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6 Digital Agency Trends That Aren’t Going Away Anytime Soon

digital trendsWell, the NRG team has hit the ground running this year and we find ourselves well into January before I had time to write the ubiquitous 2019 digital trends post! But here it is with 6 key trends that are shaping the way digital agencies like ourselves, and our partners, are doing business and will deliver digital content this year and beyond…

Read on to find out how I plan to align NRG and our services with these trends, and look out for future blog posts which will share more practical advice for minimising the negative aspects of some trends, and maximising the opportunity of others.

Digital Agency Trends For 2019

  1. More for the same

As budgets continue to be squeezed (and this will come as no surprise) commissioners are looking for more assets for the same budgets. For agencies, the challenge is how to deliver more and still make a profit on each project.

One way we’re trying to give our clients more without increasing budgets is to find ways to create multiple assets from one piece of content. Such as by taking a video, for example a client case study, and creating various versions including long and short clips, sound bites, and other content for use across a variety of different channels. We also work with our agency and direct clients to suggest ways they can do more with the assets created and get more value for money.

  1. People focused

There is a real shift in Global and SME businesses focusing on ‘people first’ and driving their comms towards this. This is happening more than it has over the past couple of years, with initiatives across the board in 2019 that help engagement amongst employees.

I’ve been reading various HR and internal comms trends articles this month, and ‘personalisation’ is a reoccurring theme. One-size-fits-all campaigns do not see the level of engagement and positive outcomes desired but, following on from the ‘more for the same’ trend, companies are not so keen to invest in multiple campaigns to target individual groups.

Again, agencies like ourselves need to help our clients identify where content requires personalisation to increase engagement, and be creative in the way we handle different assets. There is often scope to create some content with broad appeal and personalise specific content for different audiences, thereby working within budget constraints but still creating multiple pieces of engaging content.

  1. In-house teams

External agencies shouldn’t see this as a threat but as an opportunity. There have always been in-house teams, so what agencies need to do is look at how they can complement the services of in-house teams, rather than see it as a threat. Constant dialogue and bringing fresh ideas or even tweaks to ideas is a great starting point.

Our approach has always focused on partnering with internal teams long term, becoming an extension of that team. We also understand that there are things that can be handled in-house more cost effectively and that, in turn, allows in-house teams to invest available budgets more strategically. Ultimately, digital agencies like NRG have specialisations that in-house teams don’t have, we would rather they spend their money on these and keep the activities they have the right skills and capabilities for in in-house.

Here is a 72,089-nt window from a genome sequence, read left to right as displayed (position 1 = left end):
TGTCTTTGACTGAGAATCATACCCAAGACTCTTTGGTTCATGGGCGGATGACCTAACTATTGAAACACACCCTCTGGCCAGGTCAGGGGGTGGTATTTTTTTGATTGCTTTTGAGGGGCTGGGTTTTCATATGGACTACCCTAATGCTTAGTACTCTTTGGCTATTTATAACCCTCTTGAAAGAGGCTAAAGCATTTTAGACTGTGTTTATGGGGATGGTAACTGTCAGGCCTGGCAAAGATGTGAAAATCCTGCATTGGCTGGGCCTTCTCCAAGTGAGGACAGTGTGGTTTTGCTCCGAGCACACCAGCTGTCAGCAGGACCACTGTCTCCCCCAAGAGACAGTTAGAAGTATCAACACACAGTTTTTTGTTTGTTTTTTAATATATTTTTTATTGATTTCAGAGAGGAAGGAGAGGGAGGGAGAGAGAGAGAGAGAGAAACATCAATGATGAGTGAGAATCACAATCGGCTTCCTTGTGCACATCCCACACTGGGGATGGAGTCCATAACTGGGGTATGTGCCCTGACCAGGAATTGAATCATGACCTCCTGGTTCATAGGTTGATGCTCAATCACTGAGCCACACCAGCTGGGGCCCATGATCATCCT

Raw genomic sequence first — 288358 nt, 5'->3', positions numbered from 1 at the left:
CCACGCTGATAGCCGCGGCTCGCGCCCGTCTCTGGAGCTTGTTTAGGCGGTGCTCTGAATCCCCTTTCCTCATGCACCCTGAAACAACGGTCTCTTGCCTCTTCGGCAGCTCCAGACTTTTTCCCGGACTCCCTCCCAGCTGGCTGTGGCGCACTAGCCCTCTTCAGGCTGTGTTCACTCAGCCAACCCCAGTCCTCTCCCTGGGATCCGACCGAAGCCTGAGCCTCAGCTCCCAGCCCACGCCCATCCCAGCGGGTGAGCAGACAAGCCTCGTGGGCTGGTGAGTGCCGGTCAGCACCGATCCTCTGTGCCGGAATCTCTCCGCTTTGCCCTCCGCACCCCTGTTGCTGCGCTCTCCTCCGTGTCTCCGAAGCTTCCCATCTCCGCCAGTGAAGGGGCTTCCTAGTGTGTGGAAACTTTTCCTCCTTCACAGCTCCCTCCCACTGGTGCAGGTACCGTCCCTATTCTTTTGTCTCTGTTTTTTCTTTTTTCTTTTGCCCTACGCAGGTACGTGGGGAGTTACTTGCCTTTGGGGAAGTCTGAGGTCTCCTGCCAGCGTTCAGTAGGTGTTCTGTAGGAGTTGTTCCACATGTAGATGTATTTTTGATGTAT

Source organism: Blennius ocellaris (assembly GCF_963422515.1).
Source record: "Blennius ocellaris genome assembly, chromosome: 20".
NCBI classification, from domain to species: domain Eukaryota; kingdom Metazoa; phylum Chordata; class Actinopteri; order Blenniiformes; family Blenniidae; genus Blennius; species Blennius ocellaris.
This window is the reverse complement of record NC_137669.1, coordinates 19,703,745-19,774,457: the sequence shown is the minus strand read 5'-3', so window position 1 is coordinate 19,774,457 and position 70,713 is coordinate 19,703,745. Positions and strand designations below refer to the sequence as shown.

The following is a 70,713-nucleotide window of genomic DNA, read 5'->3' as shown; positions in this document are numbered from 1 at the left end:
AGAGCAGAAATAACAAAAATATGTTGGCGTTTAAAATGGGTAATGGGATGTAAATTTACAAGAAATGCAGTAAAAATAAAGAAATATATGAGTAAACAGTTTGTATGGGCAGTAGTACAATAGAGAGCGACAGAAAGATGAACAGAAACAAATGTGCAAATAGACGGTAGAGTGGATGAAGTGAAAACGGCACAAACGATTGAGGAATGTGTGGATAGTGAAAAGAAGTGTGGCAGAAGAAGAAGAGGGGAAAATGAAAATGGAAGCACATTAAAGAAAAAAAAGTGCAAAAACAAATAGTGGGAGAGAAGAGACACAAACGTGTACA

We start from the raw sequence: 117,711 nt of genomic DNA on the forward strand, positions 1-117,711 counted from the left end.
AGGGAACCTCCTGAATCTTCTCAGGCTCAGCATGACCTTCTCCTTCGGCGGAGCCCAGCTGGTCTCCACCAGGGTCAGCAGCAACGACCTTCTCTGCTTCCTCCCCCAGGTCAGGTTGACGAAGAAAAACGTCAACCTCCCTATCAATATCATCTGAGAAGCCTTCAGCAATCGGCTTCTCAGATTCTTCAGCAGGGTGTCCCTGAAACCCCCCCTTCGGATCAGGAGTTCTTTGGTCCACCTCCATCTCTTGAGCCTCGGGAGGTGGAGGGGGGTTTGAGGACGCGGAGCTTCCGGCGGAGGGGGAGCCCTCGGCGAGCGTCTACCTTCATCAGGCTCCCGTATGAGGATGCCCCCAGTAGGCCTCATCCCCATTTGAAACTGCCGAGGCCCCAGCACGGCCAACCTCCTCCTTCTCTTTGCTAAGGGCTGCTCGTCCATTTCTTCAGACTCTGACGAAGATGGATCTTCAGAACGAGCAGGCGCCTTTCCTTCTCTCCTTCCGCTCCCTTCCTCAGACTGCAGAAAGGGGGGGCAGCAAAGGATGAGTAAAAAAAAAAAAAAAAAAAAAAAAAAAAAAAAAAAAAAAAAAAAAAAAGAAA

1. Get over it

There will always be the ‘one-man band’ that can do it all at a fraction of the cost. Being an agency means delivering more value than the smaller outfits and demonstrating to clients why it’s not just about how cheaply they can get something done. While this can be tricky to sell to video-savvy commissioners, the big advantage that an external agency can always bring is that ‘outside view’ and fresh creative.

  1. Did someone say Brexit?

Buffoonery , Confusion, and uncertainty – everyone has their opinion, but when trying to predict the short and long term effects on your business, it can be downright difficult. Personally, I believe that the effects will not be felt for a while (if I was to go out on a limb I’d say around two years). Will it have an immediate effect on Marketing and Comms budgets? No, I don’t think so.

However, now is probably the right time to make sure you can demonstrate ROI and, if necessary, fight for your budget by proving the business case for marketing or comms campaigns. Digital activities provide a wealth of metrics to measure performance. If you’re not already, identify the metrics that matter the most to your organisation and start measuring and reporting different activities and campaigns.

  1. The biggest opportunity

The biggest opportunity still lies in social media content. As LinkedIn is starting to become even more video content driven, the need for editorially strong content will increase and as the platforms become even smarter in the way video is delivered, agencies will need to find new and smarter ways to stand out.

Year-on-year video content is cited as a key trend in marketing, HR and comms. It’s not going away, it’s just continuing to grow, so should form part of all SMEs and multinational corporates’ marketing and comms strategies.

Watch out for more blog posts exploring these trends over the next few months. If you want to discuss any specific trend in more detail or find out more about NRG please get in touch. Call 01252 717707 or email

Caroline Edmonds

Author Caroline Edmonds

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